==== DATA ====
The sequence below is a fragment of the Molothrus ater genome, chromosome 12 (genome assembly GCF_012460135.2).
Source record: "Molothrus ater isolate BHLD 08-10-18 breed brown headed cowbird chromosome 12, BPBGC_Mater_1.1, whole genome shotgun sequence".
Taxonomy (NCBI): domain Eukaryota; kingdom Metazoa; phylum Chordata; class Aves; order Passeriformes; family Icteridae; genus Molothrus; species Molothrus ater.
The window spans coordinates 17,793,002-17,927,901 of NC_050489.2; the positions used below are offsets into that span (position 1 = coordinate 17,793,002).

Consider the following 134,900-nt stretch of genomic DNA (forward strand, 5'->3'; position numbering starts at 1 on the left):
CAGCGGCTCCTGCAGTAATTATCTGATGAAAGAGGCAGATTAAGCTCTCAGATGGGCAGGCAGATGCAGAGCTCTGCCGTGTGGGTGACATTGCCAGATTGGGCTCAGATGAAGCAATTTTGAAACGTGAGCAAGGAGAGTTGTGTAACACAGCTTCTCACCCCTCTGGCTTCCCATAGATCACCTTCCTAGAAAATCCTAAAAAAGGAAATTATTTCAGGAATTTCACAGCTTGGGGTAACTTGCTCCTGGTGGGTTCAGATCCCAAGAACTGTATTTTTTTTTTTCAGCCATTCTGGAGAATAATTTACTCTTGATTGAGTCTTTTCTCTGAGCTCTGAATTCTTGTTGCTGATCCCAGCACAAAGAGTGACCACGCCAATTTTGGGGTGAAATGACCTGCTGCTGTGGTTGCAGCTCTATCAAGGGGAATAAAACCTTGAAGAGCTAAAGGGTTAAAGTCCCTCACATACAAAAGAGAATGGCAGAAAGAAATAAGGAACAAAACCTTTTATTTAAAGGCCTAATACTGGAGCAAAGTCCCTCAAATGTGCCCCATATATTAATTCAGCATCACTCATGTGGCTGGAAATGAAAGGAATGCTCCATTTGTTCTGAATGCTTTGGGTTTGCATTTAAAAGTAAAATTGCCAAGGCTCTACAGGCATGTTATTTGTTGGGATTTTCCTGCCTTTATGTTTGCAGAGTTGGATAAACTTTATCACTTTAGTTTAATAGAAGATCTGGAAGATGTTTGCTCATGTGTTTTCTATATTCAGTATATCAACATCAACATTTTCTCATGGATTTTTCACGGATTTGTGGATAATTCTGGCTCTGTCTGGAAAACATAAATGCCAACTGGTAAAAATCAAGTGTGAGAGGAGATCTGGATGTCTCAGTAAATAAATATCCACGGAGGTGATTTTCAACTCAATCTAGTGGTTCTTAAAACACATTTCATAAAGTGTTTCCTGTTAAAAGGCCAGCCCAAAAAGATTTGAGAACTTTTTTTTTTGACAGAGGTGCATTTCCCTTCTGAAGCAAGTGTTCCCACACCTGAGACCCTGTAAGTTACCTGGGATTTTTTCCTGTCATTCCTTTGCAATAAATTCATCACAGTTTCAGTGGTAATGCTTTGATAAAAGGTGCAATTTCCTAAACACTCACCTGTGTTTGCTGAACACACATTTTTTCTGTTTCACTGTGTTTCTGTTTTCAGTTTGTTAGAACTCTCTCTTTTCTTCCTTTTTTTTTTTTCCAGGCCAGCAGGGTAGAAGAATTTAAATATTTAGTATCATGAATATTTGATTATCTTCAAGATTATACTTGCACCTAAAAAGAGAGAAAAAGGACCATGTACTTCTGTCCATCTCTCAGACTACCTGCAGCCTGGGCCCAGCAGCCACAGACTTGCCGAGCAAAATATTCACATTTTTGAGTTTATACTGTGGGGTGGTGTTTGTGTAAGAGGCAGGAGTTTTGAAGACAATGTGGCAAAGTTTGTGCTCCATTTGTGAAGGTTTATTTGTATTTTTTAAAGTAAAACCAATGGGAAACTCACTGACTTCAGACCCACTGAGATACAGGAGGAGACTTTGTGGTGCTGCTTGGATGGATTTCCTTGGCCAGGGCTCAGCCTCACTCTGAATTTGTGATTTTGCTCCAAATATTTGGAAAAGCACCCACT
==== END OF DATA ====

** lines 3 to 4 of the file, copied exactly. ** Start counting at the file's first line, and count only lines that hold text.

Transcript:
Taxonomy (NCBI): domain Eukaryota; kingdom Metazoa; phylum Chordata; class Aves; order Passeriformes; family Icteridae; genus Molothrus; species Molothrus ater.
The window spans coordinates 17,793,002-17,927,901 of NC_050489.2; the positions used below are offsets into that span (position 1 = coordinate 17,793,002).